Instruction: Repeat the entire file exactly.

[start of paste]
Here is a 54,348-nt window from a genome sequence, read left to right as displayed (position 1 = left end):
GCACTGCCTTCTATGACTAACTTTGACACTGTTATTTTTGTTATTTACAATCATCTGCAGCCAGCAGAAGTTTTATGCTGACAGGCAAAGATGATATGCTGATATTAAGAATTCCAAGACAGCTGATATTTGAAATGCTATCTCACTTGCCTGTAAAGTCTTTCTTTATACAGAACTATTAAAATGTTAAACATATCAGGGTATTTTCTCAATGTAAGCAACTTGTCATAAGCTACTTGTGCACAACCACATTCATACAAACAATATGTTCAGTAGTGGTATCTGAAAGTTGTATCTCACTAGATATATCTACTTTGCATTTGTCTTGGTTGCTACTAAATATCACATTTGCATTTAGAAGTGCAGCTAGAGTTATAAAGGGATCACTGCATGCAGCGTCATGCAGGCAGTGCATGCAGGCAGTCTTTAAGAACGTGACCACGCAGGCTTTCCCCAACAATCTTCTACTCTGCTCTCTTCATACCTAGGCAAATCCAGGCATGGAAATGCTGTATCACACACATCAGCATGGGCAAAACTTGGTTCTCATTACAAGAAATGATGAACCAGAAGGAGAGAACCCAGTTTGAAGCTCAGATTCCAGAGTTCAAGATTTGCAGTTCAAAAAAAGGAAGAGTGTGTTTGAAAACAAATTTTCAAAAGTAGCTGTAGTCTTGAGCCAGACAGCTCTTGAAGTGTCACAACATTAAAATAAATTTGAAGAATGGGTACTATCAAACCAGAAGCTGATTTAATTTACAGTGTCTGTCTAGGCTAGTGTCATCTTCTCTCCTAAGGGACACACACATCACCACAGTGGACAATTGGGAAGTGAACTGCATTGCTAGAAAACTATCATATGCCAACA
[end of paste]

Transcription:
Here is a 54,348-nt window from a genome sequence, read left to right as displayed (position 1 = left end):
GCACTGCCTTCTATGACTAACTTTGACACTGTTATTTTTGTTATTTACAATCATCTGCAGCCAGCAGAAGTTTTATGCTGACAGGCAAAGATGATATGCTGATATTAAGAATTCCAAGACAGCTGATATTTGAAATGCTATCTCACTTGCCTGTAAAGTCTTTCTTTATACAGAACTATTAAAATGTTAAACATATCAGGGTATTTTCTCAATGTAAGCAACTTGTCATAAGCTACTTGTGCACAACCACATTCATACAAACAATATGTTCAGTAGTGGTATCTGAAAGTTGTATCTCACTAGATATATCTACTTTGCATTTGTCTTGGTTGCTACTAAATATCACATTTGCATTTAGAAGTGCAGCTAGAGTTATAAAGGGATCACTGCATGCAGCGTCATGCAGGCAGTGCATGCAGGCAGTCTTTAAGAACGTGACCACGCAGGCTTTCCCCAACAATCTTCTACTCTGCTCTCTTCATACCTAGGCAAATCCAGGCATGGAAATGCTGTATCACACACATCAGCATGGGCAAAACTTGGTTCTCATTACAAGAAATGATGAACCAGAAGGAGAGAACCCAGTTTGAAGCTCAGATTCCAGAGTTCAAGATTTGCAGTTCAAAAAAAGGAAGAGTGTGTTTGAAAACAAATTTTCAAAAGTAGCTGTAGTCTTGAGCCAGACAGCTCTTGAAGTGTCACAACATTAAAATAAATTTGAAGAATGGGTACTATCAAACCAGAAGCTGATTTAATTTACAGTGTCTGTCTAGGCTAGTGTCATCTTCTCTCCTAAGGGACACACACATCACCACAGTGGACAATTGGGAAGTGAACTGCATTGCTAGAAAACTATCATATGCCAACA